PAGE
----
Eltabber of the month: John O’Dwyer

February 7, 2019

Website:  http://letterfromberlin.blogspot.com

  • Question from Paul: Were you always an EFL teacher, and if not why not?

Thanks for nominating me and your question, Paul. No, I was not always an EFL teacher. I had a number of careers and a period at Sussex University as a ‘mature student’. I worked on projects in India, Pakistan, Afghanistan until 1987. I then started teaching in Brighton and got a teaching certificate from the University of Cambridge. I was also diagnosed with thrombosis problems and given two years to live. The doctors said I should not put off doing anything I wanted to do so I packed my bag and left the UK, and the Thatcher years, and landed in Bremen where I had friends. I worked on a library project at the university and continued teaching in a private school. I was surprised to still be alive by the end of 1989!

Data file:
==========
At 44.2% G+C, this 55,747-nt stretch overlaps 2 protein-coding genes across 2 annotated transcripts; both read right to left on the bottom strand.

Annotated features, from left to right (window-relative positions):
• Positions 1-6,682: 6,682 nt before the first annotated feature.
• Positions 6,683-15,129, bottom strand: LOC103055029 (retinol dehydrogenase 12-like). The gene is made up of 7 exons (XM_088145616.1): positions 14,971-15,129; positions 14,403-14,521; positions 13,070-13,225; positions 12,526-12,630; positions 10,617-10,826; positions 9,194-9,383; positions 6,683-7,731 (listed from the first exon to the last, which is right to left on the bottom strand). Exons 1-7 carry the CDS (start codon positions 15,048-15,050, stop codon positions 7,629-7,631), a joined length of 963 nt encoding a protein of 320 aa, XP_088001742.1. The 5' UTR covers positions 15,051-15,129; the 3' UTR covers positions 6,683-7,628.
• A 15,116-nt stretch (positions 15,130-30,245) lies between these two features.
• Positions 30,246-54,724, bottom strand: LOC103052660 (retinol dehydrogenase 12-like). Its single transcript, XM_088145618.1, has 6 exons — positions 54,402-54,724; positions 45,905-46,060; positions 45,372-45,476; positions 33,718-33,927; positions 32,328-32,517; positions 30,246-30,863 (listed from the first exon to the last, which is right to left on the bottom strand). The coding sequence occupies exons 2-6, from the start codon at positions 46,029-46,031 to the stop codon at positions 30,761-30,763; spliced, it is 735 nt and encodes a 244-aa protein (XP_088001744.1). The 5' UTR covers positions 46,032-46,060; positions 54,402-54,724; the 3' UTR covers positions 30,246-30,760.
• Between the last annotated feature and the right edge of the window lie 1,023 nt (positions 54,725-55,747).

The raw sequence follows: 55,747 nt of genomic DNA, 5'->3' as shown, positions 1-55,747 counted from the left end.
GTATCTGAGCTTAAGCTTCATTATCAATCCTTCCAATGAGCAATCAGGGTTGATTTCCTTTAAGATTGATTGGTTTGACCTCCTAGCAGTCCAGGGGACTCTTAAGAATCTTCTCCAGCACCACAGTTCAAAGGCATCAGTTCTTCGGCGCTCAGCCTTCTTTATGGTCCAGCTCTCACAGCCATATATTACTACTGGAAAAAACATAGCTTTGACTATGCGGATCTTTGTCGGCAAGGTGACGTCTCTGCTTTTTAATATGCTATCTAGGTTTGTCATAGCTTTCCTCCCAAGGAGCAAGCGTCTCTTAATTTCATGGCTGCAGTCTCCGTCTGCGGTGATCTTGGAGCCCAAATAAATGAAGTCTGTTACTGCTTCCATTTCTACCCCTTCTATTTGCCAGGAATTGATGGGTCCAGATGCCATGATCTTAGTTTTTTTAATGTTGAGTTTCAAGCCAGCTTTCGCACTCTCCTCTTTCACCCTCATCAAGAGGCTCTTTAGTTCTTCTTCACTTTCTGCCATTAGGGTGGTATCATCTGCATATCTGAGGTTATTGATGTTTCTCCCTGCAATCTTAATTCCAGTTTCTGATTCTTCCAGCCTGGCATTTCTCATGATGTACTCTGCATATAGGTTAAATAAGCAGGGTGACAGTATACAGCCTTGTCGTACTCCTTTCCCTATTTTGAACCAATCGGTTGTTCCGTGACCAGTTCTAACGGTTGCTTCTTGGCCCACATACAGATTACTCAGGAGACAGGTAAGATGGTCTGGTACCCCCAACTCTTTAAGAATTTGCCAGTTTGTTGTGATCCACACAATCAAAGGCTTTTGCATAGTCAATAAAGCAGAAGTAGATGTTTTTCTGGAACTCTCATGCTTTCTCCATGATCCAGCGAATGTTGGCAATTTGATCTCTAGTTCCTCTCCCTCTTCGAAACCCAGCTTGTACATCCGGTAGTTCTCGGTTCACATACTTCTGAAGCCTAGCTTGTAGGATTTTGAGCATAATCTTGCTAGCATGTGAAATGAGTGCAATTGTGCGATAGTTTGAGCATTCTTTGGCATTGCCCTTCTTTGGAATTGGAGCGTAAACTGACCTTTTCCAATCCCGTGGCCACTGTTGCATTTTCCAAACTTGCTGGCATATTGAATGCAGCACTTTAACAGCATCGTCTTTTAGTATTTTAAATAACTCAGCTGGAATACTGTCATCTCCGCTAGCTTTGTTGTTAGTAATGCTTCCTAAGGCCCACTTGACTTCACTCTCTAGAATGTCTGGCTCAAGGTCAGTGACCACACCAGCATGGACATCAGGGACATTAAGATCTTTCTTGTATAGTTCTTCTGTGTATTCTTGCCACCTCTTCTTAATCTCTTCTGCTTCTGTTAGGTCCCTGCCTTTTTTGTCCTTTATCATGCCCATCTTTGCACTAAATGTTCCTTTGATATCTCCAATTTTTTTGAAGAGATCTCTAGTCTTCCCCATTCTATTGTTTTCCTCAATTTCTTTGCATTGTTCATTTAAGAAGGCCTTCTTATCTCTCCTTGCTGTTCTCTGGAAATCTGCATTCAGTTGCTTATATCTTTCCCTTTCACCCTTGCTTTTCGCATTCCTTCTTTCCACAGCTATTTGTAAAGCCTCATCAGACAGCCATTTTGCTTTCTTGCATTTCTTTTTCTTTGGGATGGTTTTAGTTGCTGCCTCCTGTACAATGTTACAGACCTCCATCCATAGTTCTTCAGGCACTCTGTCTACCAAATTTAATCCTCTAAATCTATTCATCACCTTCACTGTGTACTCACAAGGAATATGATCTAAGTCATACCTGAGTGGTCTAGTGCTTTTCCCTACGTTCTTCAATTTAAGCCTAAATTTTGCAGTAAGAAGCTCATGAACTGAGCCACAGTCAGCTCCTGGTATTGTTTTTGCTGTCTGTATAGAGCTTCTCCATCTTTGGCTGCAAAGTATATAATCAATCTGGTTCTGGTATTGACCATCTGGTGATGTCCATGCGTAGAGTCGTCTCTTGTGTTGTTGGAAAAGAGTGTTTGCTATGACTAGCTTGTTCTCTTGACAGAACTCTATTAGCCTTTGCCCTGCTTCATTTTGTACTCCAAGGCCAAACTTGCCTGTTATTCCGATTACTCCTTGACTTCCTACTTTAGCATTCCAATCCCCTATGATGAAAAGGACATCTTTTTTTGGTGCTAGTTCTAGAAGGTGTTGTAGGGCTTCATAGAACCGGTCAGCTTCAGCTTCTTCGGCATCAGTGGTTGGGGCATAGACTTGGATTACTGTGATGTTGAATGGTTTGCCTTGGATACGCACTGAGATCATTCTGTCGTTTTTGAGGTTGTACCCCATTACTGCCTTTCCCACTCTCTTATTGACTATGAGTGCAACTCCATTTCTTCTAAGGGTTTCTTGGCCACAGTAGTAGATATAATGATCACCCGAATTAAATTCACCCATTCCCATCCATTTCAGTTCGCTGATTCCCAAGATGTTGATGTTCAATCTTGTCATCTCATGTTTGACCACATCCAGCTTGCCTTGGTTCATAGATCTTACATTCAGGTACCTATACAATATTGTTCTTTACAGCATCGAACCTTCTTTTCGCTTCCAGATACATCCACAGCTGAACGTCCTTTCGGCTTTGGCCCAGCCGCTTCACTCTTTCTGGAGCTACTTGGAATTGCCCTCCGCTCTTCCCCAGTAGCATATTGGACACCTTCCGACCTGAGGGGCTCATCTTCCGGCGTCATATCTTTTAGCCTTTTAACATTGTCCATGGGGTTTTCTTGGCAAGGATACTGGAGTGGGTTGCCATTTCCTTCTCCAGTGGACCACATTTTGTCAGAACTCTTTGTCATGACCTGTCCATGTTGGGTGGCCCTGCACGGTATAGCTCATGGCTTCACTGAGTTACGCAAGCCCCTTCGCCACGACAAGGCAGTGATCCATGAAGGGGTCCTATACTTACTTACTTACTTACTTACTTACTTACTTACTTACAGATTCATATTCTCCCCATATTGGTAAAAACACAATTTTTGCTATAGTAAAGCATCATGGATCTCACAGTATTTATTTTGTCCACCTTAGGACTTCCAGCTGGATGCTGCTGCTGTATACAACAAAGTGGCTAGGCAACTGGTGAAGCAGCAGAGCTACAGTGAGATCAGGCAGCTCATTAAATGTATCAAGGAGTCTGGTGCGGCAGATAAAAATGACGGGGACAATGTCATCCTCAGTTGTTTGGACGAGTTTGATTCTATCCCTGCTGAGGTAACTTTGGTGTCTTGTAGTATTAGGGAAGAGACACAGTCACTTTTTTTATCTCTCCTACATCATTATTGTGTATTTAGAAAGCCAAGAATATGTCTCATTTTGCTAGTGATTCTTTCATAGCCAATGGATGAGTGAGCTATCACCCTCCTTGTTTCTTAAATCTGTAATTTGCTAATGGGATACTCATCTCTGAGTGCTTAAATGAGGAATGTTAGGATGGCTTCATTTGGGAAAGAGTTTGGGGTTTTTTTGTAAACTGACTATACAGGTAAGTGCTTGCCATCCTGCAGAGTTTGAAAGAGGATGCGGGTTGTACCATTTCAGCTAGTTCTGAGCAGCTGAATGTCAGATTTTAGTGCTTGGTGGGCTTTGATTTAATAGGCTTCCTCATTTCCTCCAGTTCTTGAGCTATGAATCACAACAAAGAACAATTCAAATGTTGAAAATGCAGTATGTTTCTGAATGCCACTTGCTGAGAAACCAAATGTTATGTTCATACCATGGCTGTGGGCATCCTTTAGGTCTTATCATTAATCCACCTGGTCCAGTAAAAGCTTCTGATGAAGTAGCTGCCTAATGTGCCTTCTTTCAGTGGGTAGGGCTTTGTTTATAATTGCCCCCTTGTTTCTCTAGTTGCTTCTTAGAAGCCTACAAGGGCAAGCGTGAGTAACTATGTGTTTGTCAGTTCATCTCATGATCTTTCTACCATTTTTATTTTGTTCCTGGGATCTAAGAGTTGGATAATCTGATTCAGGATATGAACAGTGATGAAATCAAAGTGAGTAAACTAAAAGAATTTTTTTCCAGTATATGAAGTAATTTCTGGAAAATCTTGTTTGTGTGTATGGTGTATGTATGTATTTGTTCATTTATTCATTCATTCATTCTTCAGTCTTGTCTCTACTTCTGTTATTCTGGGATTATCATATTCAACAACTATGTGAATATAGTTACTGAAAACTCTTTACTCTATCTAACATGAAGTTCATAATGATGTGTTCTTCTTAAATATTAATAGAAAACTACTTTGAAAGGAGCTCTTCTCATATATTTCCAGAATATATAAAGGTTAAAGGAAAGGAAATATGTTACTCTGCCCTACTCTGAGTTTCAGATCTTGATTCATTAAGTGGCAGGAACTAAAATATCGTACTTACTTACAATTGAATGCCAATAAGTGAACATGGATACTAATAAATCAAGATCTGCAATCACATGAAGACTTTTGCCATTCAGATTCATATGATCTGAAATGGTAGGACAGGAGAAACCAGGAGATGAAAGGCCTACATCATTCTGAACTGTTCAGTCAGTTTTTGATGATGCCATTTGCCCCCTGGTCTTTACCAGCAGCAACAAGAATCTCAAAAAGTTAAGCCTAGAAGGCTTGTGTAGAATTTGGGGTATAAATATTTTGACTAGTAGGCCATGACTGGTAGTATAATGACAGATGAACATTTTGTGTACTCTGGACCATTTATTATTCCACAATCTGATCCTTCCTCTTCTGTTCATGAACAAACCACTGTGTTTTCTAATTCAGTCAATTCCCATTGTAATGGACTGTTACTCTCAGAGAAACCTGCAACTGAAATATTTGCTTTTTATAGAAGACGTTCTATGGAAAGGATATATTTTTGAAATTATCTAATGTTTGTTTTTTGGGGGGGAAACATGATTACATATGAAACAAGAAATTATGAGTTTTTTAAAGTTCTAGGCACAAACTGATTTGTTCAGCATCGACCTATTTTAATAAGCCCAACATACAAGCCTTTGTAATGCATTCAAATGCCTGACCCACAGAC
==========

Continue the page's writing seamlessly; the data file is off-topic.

• What motivated you to get involved with setting up Eltabb?

Setting up eltabb. In 1992, I lived in Lichtenberg in Berlin. I worked for the British Council and in a language project supported by a church near to Alexander Platz. Kristie Decke moved into the building and I got to know her. She had lived in Frankfurt-am-Main where she supported a teachers’ association and she brought the idea to Berlin. We talked about starting one based on the Frankfurt model so we contacted a number of teachers. The first meeting took place in my flat in Judith-Auer-Straße and the topic was about how to start an association. A number of other meetings took place and we elected the 4 members we needed by law to set up an association. We did just that and I came up with the eltabb slogan, ‘Teachers helping Teachers’. We registered the association and burst into 1993! The short answer is that teachers had no collective voice then. That is why I got involved in setting up eltabb.